In the wake of CIR’s investigative series into the long wait times veterans faced when submitting disability claims to the VA, there was real, substantive change.
California Gov. Jerry Brown has signed into law three bills that directly address problems revealed by CIR investigations.
Individuals and organizations interested in defining and measuring media impact suffer from a lack of a shared language. We’re excited to share the first step in addressing this problem: the draft Offline Impact Indicators Glossary.
The wake of Rape in the Fields, a multiplatform collaborative project by The Center for Investigative Reporting, the Investigative Reporting Program at UC Berkeley’s Graduate School of Journalism, FRONTLINE and Univision, has had a far-reaching ripple effect – and in some cases built momentum into waves of change.
The day after the first story about public housing in Richmond, Calif., ran, residents crowded into City Council meetings to tell their stories of humiliation and infestation, and they haven’t stopped since.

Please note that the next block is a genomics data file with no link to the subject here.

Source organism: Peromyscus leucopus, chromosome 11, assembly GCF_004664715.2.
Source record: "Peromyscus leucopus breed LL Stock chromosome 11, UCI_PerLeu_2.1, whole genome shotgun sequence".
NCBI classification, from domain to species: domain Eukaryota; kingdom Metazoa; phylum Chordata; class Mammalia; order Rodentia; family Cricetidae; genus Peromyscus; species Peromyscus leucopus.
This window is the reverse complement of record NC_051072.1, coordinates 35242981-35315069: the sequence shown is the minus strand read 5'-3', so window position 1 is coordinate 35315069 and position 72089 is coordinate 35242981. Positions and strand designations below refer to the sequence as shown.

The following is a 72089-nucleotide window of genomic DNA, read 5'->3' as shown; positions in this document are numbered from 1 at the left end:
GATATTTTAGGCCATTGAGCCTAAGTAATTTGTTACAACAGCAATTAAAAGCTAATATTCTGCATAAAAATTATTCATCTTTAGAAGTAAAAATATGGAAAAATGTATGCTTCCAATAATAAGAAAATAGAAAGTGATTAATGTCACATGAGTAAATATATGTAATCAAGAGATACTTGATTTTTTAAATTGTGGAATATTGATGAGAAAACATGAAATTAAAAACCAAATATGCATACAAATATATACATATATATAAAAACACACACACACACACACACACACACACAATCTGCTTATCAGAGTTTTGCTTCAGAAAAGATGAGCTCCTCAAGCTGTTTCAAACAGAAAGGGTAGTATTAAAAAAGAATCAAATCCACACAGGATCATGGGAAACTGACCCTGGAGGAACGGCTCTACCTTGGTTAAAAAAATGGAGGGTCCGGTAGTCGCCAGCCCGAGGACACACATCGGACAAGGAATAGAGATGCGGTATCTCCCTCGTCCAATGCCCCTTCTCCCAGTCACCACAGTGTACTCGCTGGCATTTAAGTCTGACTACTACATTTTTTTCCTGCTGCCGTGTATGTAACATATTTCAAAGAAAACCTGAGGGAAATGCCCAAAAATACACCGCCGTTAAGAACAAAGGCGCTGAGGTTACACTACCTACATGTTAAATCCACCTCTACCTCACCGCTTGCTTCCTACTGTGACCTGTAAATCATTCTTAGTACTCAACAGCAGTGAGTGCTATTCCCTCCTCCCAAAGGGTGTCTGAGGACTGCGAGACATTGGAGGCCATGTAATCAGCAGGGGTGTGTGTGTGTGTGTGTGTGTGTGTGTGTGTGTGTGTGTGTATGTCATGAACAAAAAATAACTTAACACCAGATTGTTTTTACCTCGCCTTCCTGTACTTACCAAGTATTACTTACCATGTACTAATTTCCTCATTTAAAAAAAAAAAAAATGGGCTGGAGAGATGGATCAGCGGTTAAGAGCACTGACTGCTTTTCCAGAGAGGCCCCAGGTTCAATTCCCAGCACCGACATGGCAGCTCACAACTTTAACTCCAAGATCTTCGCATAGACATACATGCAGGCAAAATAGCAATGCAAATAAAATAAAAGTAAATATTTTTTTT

CIR’s recent Dissection events in New York City and Washington, D.C., focus on creating methods to define, track and measure the impact of media.
Welcome to our live blog of CIR’s Dissection D: Impact, which is focusing on the impact of public broadcast media. Join in the conversation in the comments and on Twitter.
We’re at the CUNY Graduate School of Journalism in New York, where we’re devoting the day to deepening our sense of what media impact is, how to measure it and why it matters.
To have impact is a key goal of nonprofit journalism. But the question remains: What is impact? While it is difficult to measure, we think that, ultimately, it will be worth the effort.
Journalists, researchers, academics and community members gathered at our two-day event to talk about how we define, track and articulate the impact of our work.